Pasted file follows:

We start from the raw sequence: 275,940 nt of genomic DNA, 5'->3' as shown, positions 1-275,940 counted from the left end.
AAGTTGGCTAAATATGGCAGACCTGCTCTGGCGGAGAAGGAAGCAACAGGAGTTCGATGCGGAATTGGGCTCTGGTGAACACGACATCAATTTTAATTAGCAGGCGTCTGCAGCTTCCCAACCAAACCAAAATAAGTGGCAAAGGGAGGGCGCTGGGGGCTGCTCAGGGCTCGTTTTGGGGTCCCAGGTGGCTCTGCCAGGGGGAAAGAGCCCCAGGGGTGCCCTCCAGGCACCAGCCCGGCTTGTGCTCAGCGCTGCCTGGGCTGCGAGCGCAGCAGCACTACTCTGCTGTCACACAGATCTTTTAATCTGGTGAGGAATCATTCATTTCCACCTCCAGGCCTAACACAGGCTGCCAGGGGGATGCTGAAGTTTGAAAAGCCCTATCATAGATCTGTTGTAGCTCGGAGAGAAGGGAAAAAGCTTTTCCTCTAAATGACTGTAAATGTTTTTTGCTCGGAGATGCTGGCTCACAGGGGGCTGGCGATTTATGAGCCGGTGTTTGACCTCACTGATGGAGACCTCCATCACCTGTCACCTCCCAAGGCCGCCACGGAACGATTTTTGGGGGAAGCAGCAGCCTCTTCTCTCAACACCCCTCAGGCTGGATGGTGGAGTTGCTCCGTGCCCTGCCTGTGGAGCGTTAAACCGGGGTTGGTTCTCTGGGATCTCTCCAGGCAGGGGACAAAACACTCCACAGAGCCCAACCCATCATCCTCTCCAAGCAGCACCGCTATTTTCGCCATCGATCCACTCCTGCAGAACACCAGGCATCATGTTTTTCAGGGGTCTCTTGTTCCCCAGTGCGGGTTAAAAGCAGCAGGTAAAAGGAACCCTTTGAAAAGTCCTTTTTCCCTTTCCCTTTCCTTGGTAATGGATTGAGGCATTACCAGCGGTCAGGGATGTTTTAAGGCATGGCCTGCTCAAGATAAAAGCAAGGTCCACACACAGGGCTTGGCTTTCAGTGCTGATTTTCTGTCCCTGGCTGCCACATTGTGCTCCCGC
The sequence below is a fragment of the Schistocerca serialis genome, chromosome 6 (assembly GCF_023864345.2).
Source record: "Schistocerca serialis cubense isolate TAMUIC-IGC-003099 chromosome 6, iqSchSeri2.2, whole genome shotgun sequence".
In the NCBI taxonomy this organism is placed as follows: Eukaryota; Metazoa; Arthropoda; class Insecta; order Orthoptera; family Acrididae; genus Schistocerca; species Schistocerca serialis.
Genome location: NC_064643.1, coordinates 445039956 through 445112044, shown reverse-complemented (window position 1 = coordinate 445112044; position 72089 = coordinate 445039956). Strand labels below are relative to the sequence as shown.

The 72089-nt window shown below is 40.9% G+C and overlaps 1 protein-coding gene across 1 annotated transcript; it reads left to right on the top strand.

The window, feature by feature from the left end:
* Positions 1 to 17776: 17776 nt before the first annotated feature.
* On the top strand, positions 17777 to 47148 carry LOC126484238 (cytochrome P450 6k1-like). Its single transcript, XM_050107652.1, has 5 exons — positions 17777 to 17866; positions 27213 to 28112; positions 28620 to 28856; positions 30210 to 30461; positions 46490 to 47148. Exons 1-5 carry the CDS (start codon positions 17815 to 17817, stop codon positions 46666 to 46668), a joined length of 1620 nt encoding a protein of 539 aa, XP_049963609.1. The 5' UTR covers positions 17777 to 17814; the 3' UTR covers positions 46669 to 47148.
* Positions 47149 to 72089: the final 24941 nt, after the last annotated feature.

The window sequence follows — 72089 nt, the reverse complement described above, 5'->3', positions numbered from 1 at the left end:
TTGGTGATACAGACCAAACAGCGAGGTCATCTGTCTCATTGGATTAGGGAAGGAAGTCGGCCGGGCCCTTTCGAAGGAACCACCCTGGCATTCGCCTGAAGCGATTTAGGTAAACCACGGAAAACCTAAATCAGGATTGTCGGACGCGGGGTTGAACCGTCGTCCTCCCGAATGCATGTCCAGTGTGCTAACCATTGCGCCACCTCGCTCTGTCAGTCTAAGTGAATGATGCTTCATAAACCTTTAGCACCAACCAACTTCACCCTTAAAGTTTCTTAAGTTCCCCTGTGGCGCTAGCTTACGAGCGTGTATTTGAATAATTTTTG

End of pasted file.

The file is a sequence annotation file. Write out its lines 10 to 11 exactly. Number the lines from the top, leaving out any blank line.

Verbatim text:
* On the top strand, positions 17777 to 47148 carry LOC126484238 (cytochrome P450 6k1-like). Its single transcript, XM_050107652.1, has 5 exons — positions 17777 to 17866; positions 27213 to 28112; positions 28620 to 28856; positions 30210 to 30461; positions 46490 to 47148. Exons 1-5 carry the CDS (start codon positions 17815 to 17817, stop codon positions 46666 to 46668), a joined length of 1620 nt encoding a protein of 539 aa, XP_049963609.1. The 5' UTR covers positions 17777 to 17814; the 3' UTR covers positions 46669 to 47148.
* Positions 47149 to 72089: the final 24941 nt, after the last annotated feature.